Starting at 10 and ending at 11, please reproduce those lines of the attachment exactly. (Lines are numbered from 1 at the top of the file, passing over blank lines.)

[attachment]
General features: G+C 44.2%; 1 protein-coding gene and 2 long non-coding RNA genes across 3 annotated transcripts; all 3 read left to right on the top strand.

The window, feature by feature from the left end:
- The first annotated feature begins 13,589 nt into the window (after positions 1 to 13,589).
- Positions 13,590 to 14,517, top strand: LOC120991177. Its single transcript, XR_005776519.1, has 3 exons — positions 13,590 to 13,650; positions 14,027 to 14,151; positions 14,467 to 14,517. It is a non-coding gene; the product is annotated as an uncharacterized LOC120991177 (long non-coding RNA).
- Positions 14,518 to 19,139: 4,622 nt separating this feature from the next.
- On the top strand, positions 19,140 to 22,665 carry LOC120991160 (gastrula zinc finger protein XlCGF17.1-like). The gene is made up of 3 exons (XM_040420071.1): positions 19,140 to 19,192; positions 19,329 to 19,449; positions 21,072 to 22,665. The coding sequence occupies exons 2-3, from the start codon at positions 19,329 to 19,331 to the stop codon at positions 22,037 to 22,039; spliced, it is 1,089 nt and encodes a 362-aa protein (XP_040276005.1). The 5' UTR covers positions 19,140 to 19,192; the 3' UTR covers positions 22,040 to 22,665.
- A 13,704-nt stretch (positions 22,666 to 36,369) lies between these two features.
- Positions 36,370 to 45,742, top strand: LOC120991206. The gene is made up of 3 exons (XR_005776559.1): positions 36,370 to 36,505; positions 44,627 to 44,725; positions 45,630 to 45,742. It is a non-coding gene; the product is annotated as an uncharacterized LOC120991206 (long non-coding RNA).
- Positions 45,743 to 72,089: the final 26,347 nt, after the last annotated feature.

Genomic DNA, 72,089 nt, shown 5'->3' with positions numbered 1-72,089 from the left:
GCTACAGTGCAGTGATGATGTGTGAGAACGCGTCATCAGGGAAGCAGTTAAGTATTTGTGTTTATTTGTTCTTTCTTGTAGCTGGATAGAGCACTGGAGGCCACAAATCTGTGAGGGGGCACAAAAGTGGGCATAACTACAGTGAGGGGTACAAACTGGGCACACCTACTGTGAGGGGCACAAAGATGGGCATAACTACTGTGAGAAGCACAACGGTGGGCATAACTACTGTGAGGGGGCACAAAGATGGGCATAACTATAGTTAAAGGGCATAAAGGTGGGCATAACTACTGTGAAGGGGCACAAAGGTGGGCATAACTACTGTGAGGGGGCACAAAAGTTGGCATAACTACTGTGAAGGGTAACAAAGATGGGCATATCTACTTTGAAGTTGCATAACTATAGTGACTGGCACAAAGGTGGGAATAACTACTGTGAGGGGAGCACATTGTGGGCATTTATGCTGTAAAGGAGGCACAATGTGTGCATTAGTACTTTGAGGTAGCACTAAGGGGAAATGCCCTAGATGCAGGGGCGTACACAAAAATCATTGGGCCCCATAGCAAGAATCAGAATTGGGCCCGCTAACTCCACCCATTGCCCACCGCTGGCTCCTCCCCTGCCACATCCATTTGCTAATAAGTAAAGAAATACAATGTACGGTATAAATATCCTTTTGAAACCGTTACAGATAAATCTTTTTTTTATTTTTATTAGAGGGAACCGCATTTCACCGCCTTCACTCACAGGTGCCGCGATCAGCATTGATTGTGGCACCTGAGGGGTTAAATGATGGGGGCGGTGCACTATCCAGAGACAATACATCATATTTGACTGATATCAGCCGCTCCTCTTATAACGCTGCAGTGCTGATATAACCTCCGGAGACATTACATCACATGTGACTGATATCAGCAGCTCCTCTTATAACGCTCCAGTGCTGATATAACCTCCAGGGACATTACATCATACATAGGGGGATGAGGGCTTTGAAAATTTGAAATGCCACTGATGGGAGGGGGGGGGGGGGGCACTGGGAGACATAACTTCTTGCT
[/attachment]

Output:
Genomic DNA, 72,089 nt, shown 5'->3' with positions numbered 1-72,089 from the left:
GCTACAGTGCAGTGATGATGTGTGAGAACGCGTCATCAGGGAAGCAGTTAAGTATTTGTGTTTATTTGTTCTTTCTTGTAGCTGGATAGAGCACTGGAGGCCACAAATCTGTGAGGGGGCACAAAAGTGGGCATAACTACAGTGAGGGGTACAAACTGGGCACACCTACTGTGAGGGGCACAAAGATGGGCATAACTACTGTGAGAAGCACAACGGTGGGCATAACTACTGTGAGGGGGCACAAAGATGGGCATAACTATAGTTAAAGGGCATAAAGGTGGGCATAACTACTGTGAAGGGGCACAAAGGTGGGCATAACTACTGTGAGGGGGCACAAAAGTTGGCATAACTACTGTGAAGGGTAACAAAGATGGGCATATCTACTTTGAAGTTGCATAACTATAGTGACTGGCACAAAGGTGGGAATAACTACTGTGAGGGGAGCACATTGTGGGCATTTATGCTGTAAAGGAGGCACAATGTGTGCATTAGTACTTTGAGGTAGCACTAAGGGGAAATGCCCTAGATGCAGGGGCGTACACAAAAATCATTGGGCCCCATAGCAAGAATCAGAATTGGGCCCGCTAACTCCACCCATTGCCCACCGCTGGCTCCTCCCCTGCCACATCCATTTGCTAATAAGTAAAGAAATACAATGTACGGTATAAATATCCTTTTGAAACCGTTACAGATAAATCTTTTTTTTATTTTTATTAGAGGGAACCGCATTTCACCGCCTTCACTCACAGGTGCCGCGATCAGCATTGATTGTGGCACCTGAGGGGTTAAATGATGGGGGCGGTGCACTATCCAGAGACAATACATCATATTTGACTGATATCAGCCGCTCCTCTTATAACGCTGCAGTGCTGATATAACCTCCGGAGACATTACATCACATGTGACTGATATCAGCAGCTCCTCTTATAACGCTCCAGTGCTGATATAACCTCCAGGGACATTACATCATACATAGGGGGATGAGGGCTTTGAAAATTTGAAATGCCACTGATGGGAGGGGGGGGGGGGGGCACTGGGAGACATAACTTCTTGCT